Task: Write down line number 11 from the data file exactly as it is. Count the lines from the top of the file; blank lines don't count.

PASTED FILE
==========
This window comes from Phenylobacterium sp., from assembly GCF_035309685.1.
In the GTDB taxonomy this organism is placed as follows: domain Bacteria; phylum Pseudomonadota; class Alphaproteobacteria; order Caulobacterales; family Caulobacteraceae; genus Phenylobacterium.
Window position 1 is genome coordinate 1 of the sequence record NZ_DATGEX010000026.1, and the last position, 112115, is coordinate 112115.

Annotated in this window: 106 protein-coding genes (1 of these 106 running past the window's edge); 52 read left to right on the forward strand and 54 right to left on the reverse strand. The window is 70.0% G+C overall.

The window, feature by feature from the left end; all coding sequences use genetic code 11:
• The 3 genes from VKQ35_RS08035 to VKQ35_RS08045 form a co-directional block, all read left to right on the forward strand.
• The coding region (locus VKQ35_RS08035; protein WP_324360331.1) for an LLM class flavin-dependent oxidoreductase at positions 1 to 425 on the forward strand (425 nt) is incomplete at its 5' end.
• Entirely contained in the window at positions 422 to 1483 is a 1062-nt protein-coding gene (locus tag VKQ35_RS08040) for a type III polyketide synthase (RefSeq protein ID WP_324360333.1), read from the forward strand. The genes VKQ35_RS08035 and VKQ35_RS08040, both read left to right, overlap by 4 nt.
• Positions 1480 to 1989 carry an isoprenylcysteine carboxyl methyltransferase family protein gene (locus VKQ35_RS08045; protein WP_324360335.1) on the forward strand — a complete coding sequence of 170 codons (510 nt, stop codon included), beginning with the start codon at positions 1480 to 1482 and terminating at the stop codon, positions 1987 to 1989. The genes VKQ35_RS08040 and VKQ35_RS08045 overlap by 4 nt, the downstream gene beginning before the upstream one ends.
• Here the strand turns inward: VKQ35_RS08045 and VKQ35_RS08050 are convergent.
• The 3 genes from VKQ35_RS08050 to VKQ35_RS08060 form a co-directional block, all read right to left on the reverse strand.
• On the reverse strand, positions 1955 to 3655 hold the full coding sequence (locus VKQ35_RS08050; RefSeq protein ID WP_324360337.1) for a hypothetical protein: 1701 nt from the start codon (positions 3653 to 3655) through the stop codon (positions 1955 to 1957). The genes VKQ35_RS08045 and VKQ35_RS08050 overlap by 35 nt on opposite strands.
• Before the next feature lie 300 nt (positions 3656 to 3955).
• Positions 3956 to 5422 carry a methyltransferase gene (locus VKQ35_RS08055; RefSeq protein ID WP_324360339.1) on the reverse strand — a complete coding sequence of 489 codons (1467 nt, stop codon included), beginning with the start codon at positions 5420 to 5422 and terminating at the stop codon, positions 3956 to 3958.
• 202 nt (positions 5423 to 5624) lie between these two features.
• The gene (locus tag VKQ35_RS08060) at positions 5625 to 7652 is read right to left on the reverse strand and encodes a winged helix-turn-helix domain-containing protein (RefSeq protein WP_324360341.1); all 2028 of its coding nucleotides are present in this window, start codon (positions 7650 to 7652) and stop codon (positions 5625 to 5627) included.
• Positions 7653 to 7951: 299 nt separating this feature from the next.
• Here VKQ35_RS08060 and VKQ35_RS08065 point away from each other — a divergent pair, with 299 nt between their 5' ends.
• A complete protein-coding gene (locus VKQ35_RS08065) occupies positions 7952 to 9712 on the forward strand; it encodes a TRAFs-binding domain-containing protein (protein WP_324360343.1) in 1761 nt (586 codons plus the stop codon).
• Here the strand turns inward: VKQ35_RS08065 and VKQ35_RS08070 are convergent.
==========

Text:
• The 3 genes from VKQ35_RS08050 to VKQ35_RS08060 form a co-directional block, all read right to left on the reverse strand.